Senate votes to acquit former President Donald Trump

The Senate acquitted the former president with a vote of 57 guilty and 43 not guilty.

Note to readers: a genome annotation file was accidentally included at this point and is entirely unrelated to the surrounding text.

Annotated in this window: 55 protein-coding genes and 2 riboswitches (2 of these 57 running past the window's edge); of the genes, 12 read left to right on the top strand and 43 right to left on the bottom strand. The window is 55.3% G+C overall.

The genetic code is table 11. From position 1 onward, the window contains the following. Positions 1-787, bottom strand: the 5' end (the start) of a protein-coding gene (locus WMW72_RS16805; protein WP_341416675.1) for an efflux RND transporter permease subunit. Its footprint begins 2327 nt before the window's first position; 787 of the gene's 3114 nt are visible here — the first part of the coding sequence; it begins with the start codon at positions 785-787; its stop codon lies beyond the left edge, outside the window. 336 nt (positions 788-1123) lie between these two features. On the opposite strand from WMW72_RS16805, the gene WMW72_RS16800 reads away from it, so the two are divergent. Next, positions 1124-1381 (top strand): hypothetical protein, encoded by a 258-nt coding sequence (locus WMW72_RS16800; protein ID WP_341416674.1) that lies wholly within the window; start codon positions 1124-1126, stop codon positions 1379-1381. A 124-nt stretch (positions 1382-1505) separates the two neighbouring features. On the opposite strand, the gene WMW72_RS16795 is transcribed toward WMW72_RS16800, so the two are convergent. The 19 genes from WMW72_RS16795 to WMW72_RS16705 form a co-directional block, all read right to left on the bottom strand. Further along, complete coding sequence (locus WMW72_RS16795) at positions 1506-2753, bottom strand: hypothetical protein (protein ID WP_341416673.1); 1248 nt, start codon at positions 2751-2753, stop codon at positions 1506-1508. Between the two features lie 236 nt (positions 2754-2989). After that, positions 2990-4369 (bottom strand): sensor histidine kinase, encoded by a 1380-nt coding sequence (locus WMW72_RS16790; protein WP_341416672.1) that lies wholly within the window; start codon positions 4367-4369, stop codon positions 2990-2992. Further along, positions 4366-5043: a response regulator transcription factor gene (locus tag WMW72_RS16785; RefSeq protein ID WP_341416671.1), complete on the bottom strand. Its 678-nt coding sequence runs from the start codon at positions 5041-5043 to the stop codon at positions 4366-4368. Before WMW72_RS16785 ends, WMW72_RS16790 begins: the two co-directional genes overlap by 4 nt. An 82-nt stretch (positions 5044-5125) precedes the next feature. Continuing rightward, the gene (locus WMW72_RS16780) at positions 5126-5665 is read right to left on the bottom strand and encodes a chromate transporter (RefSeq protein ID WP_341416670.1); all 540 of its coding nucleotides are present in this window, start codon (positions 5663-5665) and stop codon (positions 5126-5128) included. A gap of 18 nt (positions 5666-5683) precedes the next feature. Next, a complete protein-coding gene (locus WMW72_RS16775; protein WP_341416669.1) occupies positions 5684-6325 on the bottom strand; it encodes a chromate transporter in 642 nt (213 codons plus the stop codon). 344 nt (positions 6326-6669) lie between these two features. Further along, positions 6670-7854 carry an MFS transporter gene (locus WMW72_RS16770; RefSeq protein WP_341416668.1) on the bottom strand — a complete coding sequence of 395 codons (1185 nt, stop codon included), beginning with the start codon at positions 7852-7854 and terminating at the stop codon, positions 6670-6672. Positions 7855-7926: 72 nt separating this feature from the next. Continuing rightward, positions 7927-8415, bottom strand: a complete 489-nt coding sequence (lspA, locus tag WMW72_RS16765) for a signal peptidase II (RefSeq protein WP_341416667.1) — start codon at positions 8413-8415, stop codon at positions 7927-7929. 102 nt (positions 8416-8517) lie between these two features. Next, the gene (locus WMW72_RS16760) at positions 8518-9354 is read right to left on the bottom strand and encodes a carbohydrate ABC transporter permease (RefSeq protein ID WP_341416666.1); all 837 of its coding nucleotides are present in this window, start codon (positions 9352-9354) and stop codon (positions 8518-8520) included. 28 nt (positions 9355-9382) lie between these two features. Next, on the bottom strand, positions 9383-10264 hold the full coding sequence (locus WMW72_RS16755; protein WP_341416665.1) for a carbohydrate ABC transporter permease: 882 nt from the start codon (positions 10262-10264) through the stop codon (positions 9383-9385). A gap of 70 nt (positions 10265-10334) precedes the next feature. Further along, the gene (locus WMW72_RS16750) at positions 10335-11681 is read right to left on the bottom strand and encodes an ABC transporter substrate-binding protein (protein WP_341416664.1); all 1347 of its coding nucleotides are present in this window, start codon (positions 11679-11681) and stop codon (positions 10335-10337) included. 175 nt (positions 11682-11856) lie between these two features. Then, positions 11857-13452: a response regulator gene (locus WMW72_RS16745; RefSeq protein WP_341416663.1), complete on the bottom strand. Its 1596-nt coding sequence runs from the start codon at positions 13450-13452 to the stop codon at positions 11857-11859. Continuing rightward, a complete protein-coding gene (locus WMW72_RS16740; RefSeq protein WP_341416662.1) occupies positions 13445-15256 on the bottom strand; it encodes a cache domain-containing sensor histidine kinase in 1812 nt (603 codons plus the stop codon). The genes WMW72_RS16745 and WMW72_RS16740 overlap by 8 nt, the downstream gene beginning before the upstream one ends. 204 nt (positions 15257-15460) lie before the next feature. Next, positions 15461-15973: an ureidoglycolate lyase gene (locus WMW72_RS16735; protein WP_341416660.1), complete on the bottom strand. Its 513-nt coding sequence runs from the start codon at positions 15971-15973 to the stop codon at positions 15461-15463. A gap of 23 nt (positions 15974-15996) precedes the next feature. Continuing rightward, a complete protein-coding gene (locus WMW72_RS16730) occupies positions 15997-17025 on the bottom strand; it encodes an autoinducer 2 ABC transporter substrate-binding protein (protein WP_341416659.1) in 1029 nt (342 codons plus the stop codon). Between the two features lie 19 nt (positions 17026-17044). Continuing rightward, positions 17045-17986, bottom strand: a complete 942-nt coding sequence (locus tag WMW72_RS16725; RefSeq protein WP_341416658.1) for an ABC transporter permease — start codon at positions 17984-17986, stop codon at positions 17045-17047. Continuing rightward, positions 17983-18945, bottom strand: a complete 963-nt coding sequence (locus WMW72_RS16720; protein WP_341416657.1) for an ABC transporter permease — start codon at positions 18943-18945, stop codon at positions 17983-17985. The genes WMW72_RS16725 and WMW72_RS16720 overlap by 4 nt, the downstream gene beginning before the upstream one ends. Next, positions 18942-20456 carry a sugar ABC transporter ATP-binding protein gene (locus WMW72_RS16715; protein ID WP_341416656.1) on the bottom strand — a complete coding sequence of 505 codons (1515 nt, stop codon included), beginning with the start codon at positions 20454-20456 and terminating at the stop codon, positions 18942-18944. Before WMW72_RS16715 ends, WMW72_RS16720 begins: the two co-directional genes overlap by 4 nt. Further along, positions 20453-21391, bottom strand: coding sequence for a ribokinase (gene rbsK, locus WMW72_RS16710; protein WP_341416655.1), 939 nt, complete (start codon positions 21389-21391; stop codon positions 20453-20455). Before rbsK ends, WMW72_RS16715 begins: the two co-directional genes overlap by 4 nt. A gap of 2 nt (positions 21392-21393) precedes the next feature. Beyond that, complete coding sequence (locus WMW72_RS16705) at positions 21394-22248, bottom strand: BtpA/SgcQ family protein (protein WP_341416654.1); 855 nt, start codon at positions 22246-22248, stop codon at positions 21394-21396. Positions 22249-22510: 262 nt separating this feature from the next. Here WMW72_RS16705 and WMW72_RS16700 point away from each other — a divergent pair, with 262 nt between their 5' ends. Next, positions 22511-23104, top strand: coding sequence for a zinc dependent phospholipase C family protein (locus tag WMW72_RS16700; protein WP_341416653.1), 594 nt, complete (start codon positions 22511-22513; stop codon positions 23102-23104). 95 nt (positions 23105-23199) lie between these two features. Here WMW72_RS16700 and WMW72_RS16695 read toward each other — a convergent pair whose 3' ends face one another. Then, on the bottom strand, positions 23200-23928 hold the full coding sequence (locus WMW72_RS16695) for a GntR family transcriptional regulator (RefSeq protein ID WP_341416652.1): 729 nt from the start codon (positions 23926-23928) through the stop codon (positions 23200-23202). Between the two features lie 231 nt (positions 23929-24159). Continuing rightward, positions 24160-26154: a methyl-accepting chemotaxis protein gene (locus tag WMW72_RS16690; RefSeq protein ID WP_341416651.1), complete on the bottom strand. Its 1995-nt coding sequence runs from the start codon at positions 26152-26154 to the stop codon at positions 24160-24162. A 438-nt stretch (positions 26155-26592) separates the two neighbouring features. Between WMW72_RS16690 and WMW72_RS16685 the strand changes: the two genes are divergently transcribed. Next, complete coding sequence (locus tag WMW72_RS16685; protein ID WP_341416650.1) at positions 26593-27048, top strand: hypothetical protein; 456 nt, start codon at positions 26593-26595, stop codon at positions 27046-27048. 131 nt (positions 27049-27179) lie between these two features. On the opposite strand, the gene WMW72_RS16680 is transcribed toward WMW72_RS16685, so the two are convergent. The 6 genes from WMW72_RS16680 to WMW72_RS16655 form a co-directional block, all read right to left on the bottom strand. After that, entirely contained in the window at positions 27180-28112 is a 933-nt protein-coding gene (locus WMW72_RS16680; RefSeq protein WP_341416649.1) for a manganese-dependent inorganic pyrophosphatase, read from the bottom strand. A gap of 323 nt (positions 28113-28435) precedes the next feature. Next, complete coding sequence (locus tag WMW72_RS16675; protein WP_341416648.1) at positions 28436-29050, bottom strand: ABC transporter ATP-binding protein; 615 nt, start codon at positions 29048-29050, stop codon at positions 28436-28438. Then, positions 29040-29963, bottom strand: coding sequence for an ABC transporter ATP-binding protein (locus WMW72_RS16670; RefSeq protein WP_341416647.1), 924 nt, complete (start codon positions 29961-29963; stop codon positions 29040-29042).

5:57 | 02/14/21

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Transcript for Senate votes to acquit former President Donald Trump